I always think in terms of pressure. Apply it appropriately (and consistently) when you want a response and then don't forget to release it when they are good and do what you want! Most of the time I think people don't realize they are applying pressure. They also have a hard time recognizing when the horse tries to take a step in the right direction and so they don't release the pressure, or they release it too late, all of which causes the horse to either become frustrated or dead to your aids. I think it was John Lyons (?) who said that horses by nature want to be left alone and are happiest when you aren't "in their way". When they do what you want, reward them by releasing the pressure and just letting them be. I think that is the best advice I follow because it is so applicable to everything.ReplyDelete
JLE has a saying that's similar to Alison's that I'm always trying to repeat to myself:ReplyDelete
"If you're not giving, you're taking."
Basically, give up the pressure and release when the horse does what you ask.
Ask your horse a question you know they can answer. Be fair and be ready to change your question to set your horse up for success.ReplyDelete
This was key for me when working with a very spooky horse. I was trying to get her over a tarp and nothing worked until I starting asking her smaller questions that would help build up her confidence and take the overwhelmingness out of it. She really came around when I started breaking it down into simpler questions like "nose and the tarp--great! Good girl, let's go eat some grass". I now keep this in mind for all my training. If something is going horribly wrong, I ask myself if I asked too big of a question and then break it down accordingly. I find now my horse has so much more trust in me and is willing to try scary things.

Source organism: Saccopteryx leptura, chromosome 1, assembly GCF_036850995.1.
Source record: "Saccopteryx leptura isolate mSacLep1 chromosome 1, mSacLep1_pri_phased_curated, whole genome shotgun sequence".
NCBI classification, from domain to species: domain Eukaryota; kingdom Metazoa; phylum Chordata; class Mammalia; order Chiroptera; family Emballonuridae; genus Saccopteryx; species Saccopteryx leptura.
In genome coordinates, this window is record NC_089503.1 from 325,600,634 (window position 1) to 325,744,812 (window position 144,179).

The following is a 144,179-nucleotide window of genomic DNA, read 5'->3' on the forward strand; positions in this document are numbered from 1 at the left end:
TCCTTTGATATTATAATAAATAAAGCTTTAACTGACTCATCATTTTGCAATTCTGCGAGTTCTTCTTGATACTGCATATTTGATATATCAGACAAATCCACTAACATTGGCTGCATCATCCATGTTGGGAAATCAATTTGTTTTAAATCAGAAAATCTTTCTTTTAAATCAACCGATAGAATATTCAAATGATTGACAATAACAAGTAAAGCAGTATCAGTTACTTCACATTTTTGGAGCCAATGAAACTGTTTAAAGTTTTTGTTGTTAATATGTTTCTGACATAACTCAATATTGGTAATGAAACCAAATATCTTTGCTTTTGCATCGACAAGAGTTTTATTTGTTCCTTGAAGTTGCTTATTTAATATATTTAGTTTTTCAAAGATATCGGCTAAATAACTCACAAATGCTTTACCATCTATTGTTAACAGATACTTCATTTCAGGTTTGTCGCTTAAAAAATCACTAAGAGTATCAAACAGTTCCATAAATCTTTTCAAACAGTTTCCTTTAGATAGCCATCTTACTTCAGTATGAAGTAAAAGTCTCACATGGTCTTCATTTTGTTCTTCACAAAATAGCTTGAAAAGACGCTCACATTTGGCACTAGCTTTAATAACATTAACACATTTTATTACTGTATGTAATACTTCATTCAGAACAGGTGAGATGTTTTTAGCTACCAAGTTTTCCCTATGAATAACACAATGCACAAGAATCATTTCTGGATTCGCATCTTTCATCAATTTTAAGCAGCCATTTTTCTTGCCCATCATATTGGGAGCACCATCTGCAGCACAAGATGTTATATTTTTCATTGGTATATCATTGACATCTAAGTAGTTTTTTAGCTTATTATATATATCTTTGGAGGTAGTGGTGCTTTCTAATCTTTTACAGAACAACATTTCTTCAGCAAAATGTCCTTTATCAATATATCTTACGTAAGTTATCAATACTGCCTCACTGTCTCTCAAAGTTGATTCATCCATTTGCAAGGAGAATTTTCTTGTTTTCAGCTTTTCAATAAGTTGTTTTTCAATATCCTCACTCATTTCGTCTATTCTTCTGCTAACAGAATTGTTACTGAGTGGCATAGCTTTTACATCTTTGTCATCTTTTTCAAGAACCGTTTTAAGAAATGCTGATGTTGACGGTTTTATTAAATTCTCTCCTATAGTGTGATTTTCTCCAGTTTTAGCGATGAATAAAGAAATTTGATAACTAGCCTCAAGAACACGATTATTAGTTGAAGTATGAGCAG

good pieces of advice :) I also claim that rewarding is one of the most important things - and: BREAKS! just a round in walk on the long rein to give them time to think and digest!ReplyDelete
I'm with you. Lessons, books, clinics, articles - I take away the short and sweet "gems." Right now they are:ReplyDelete
"Negotiating aids" from Denny Emerson.
"You're Dancing (not fighting)" from Dr. Christian Schacht.
The biggest thing that's helping me right now is the sports psychology stuff. Ride as if I'm already the rider I want to be. When I ride M's horses, ride as if I am M, and not some loser who is just trying not to mess them up. And imagine the ride going the way I want it to be going. It helps me a lot.ReplyDelete
UP. Mainly eyes up. Like always. Nearly ran into a wall doing a lead change and trainers first words were 'well quit looking down! How can you know where you are going looking at her ears.' I always try to look up jumping but really its an all the time,duh, thing. And I try to memorize all things GM says.ReplyDelete
My trainer his huge on the release of pressure. To move forward, leg on and release immediately when they move forward...don't keep picking to maintain. So hard to remember!ReplyDelete
Jumping mantra: "Just look up and kick on."ReplyDelete
Dressage mantra: "Ride your horse up to heaven and not down to hell."
All-time favourite: "The most important thing to remember whilst riding a horse is to stay on." ~ Franz Mairinger
I have such a hard time picking things up from training books and videos. I can read through the article or watch the video, get to the barn and have very little memory of what I read or watched!ReplyDelete
Well, this doesn't pertain to horses directly, but it's a good rule of thumb for animal training in general. Aim for 80% accuracy before increasing the difficulty of an exercise. They don't need to be perfect, but they need to show you, consistently, that they understand what you're asking before you change it up.ReplyDelete
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My latest thing is "rhythm" - I have to stop worrying about how fast he's going and work on his rhythm. When that's sorted, then his speed settles down and we end up with a nice relaxed trot that is also cadenced. Yay!ReplyDelete
bonita of A Riding Habit
Wow these comments are great! Thanks for asking that question. :D I think I learn best my watching clinics and other lessons because I see what is happening as the trainer is giving the instructions. Sadly my memory sucks and I forget almost everything before I ride again haha.ReplyDelete